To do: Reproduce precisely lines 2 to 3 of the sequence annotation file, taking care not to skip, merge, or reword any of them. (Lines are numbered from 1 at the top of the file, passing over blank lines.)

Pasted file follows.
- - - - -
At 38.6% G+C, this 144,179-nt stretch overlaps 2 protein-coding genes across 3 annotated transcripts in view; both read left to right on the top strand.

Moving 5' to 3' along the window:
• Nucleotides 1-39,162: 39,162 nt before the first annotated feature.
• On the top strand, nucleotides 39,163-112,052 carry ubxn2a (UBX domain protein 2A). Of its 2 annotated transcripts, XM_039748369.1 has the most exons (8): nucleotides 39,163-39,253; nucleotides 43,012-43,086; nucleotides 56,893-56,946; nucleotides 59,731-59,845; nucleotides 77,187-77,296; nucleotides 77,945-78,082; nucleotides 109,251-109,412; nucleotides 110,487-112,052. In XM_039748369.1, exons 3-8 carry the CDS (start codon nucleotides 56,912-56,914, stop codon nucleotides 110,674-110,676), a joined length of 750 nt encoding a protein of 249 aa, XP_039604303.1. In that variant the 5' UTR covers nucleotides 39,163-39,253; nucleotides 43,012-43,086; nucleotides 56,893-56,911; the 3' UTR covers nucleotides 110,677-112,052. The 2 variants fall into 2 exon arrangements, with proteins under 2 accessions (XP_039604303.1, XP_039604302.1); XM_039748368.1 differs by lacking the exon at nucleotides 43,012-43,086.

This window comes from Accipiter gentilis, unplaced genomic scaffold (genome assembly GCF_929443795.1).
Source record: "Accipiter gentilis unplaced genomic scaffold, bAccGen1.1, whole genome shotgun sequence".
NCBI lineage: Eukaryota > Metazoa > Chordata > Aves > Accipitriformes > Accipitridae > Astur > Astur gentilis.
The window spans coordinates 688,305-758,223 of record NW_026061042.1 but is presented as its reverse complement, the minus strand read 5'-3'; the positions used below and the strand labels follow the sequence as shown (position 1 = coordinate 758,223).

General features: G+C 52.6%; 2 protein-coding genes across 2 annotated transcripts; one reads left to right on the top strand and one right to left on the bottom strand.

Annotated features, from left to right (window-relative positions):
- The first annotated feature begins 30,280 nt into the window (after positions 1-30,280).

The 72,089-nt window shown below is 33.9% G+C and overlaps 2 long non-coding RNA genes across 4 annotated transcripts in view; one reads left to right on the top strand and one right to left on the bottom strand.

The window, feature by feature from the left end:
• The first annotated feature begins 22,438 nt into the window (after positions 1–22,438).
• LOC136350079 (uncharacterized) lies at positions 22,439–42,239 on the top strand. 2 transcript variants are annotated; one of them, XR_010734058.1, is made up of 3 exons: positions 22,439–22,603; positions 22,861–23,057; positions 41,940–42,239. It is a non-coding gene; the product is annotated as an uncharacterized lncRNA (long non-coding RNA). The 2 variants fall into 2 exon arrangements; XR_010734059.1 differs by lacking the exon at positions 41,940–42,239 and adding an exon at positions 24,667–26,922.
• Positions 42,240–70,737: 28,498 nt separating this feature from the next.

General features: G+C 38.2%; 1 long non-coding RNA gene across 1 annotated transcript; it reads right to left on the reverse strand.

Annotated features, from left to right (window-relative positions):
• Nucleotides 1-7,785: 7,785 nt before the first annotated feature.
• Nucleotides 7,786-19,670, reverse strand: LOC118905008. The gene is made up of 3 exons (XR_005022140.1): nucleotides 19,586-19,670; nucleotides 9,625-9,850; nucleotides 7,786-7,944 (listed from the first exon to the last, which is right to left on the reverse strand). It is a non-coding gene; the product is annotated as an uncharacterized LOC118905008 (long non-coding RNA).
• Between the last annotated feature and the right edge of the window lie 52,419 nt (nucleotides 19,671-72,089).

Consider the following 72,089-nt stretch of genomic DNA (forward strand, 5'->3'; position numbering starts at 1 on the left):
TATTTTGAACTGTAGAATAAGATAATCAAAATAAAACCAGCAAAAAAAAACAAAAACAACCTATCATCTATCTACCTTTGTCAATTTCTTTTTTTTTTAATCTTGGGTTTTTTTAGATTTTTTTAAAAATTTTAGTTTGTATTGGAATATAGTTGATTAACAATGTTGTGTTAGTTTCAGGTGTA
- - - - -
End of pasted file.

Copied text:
Moving 5' to 3' along the window:
• Nucleotides 1-39,162: 39,162 nt before the first annotated feature.